Passive acoustic sensors provide a cost-effective tool for monitoring marine environments. Documenting acoustic conditions among habitats can provide insights into temporal changes in ecosystem composition and anthropogenic impacts. Agencies tasked with safeguarding marine protected areas, such as the U.S. National Park Service and U.S. National Oceanic and Atmospheric Administration’s Office of National Marine Sanctuaries, are increasingly interested in using long-term monitoring of underwater sounds as a means of tracking species diversity and ecosystem health. In this study, low-frequency passive acoustic recordings were collected fall 2014 – spring 2018, using standardized instrumentation, from four marine protected areas across geographically disparate regions of the U.S. Economic Exclusive Zone: Northwest Atlantic, Northeast Pacific, South Pacific, and Caribbean. Recordings were analyzed for differences in seasonal conditions and to identify acoustic metrics useful for resource assessment across all sites. In addition to comparing ambient sound levels, a species common to all four sites, the humpback whale (Megaptera novaeangliae), was used to compare biological sound detection. Ambient sound levels varied across the sites and were driven by differences in animal vocalization rates, anthropogenic activity, and weather. The highest sound levels [dBRMS (50 Hz–1.5 kHz)re 1 μPa] were recorded in the Northwest Atlantic in Stellwagen Bank National Marine Sanctuary (Stellwagen) during the boreal winter–spring resulting from bioacoustic activity, vessel traffic, and high wind speeds. The lowest sound levels [dBRMS (50 Hz–1.5 kHz) re 1 μPa] were recorded in the Northeast Pacific adjacent to a vessel-restricted area of Glacier Bay National Park and Preserve (Glacier Bay) during the boreal summer. Humpback whales were detected seasonally in the southern latitude sites, and throughout the deployment periods in the northern latitude sites. Temporal trends in band and spectrum sound levels in Glacier Bay and the National Park of American Samoa were primarily driven by biological sound sources, while trends in Stellwagen and the Buck Island Reef National Monument were primarily driven by anthropogenic sources. These results highlight the variability of ambient sound conditions in marine protected areas in U.S. waters, and the utility of long-term soundscape monitoring for condition assessment in support of resource management.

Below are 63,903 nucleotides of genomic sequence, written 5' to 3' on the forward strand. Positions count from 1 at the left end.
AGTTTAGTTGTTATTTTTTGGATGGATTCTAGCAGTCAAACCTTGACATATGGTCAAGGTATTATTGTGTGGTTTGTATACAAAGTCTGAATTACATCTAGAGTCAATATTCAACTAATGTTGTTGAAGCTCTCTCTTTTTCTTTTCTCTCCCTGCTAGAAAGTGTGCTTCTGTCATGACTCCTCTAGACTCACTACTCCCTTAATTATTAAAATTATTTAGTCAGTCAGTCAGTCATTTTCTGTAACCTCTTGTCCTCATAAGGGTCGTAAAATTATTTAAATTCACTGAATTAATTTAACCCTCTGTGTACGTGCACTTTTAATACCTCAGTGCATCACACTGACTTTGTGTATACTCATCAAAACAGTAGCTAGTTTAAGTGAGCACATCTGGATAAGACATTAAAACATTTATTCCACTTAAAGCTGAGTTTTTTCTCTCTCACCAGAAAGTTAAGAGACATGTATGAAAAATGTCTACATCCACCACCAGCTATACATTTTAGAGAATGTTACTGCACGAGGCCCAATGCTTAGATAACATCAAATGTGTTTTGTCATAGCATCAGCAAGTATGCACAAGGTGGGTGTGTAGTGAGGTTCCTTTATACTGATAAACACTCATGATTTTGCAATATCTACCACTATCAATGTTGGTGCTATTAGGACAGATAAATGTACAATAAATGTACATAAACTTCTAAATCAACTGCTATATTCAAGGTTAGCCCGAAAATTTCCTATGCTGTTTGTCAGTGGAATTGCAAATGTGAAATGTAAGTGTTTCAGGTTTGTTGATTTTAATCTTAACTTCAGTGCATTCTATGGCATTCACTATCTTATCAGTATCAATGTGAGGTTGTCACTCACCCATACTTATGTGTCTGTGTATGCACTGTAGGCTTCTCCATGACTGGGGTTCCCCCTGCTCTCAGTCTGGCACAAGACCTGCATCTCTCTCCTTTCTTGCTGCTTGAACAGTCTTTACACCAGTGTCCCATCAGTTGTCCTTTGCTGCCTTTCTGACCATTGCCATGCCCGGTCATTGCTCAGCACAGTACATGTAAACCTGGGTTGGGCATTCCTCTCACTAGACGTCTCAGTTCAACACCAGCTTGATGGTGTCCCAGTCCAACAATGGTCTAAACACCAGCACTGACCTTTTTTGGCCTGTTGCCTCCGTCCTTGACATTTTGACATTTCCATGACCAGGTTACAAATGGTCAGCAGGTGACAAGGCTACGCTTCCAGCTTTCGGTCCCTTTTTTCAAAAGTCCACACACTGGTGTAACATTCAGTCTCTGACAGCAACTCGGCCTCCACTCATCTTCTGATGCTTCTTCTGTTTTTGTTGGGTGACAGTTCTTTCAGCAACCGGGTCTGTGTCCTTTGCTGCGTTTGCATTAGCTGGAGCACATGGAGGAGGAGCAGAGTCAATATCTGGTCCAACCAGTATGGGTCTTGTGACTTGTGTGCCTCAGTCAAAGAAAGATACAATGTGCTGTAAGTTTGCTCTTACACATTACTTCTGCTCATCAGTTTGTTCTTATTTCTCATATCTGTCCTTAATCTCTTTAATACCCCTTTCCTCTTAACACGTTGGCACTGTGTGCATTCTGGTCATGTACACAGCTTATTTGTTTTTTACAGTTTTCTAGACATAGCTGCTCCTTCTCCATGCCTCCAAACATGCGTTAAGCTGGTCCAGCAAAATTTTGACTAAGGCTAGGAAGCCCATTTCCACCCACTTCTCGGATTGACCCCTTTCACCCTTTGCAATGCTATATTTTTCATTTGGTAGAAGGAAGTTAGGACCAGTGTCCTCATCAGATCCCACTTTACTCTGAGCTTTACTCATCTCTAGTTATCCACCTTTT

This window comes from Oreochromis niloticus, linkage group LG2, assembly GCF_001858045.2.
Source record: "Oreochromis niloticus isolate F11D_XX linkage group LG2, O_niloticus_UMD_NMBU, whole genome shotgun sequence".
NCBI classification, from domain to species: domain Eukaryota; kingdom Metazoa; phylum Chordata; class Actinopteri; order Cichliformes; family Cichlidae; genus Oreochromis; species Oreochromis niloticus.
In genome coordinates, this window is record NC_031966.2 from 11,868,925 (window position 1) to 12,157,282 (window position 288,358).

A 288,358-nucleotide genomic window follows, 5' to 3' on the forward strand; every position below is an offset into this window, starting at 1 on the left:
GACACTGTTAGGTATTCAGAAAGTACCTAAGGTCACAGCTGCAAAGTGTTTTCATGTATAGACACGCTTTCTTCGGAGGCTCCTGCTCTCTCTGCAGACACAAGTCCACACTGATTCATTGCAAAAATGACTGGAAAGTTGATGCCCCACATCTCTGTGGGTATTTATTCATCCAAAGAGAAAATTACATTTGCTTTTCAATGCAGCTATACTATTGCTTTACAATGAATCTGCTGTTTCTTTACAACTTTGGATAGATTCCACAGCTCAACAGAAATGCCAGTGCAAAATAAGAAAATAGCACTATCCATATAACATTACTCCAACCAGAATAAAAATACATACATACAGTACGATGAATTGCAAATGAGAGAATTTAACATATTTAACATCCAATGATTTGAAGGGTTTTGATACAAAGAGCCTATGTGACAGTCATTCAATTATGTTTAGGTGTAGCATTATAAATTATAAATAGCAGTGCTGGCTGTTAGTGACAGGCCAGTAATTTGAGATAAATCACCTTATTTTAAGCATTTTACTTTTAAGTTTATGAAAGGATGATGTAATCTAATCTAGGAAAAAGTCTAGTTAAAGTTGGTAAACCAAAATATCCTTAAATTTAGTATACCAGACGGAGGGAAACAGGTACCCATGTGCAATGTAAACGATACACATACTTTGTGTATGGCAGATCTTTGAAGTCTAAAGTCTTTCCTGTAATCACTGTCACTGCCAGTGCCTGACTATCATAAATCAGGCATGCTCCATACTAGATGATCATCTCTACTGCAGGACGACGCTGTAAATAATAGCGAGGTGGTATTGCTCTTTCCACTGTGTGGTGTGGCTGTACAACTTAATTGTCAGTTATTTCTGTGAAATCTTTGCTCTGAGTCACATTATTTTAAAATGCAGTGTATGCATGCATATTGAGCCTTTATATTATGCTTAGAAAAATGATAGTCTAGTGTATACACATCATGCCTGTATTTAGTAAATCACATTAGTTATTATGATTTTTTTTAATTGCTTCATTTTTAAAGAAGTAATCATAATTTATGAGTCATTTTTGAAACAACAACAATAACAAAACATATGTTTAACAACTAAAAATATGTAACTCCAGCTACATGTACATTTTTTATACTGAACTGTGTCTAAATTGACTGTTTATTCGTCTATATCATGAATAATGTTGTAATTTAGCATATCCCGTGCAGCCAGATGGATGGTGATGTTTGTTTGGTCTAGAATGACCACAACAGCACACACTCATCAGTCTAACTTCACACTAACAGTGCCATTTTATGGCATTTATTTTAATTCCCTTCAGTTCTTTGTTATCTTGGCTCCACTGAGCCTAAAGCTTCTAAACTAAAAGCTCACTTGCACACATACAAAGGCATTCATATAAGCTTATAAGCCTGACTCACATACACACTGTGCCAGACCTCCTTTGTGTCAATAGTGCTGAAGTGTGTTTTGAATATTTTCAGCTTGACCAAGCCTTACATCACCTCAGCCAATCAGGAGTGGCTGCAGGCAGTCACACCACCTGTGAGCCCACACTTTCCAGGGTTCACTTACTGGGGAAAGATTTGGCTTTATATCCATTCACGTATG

Mesopelagic sound scattering layers (SSL) are ubiquitous in all oceans. Pelagic organisms within the SSL play important roles as prey for higher trophic levels and in climate regulation through the biological carbon pump. Yet, the biomass and species composition of SSL in the Arctic Ocean remain poorly documented, particularly in winter. A multifrequency echosounder detected a SSL north of Svalbard, from 79.8 to 81.4°N, in January 2016, August 2016, and January 2017. Midwater trawl sampling confirmed that the SSL comprised zooplankton and pelagic fish of boreal and Arctic origins. Arctic cod dominated the fish assemblage in August and juvenile beaked redfish in January. The macrozooplankton community mainly comprised the medusa Cyanea capillata, the amphipod Themisto libellula, and the euphausiids Meganyctiphanes norvegica in August and Thysanoessa inermis in January. The SSL was located in the Atlantic Water mass, between 200–700 m in August and between 50–500 m in January. In January, the SSL was shallower and weaker above the deeper basin, where less Atlantic Water penetrated. The energy content available in the form of lipids within the SSL was significantly higher in summer than winter. The biomass within the SSL was >12-fold higher in summer, and the diversity of fish was slightly higher than in winter (12 vs. 9 species). We suggest that these differences are mainly related to life history and ontogenetic changes resulting in a descent toward the seafloor, outside the mesopelagic layer, in winter. In addition, some fish species of boreal origin, such as the spotted barracudina, did not seem to survive the polar night when advected from the Atlantic into the Arctic. Others, mainly juvenile beaked redfish, were abundant in both summer and winter, implying that the species can survive the polar night and possibly extend its range into the high Arctic. Fatty-acid trophic markers revealed that Arctic cod mainly fed on calanoid copepods while juvenile beaked redfish targeted krill (Thysanoessa spp.). The relatively high biomass of Arctic cod in August and of redfish in January thus suggests a shift within the SSL, from a Calanus-based food web in summer to a krill-based food web during winter.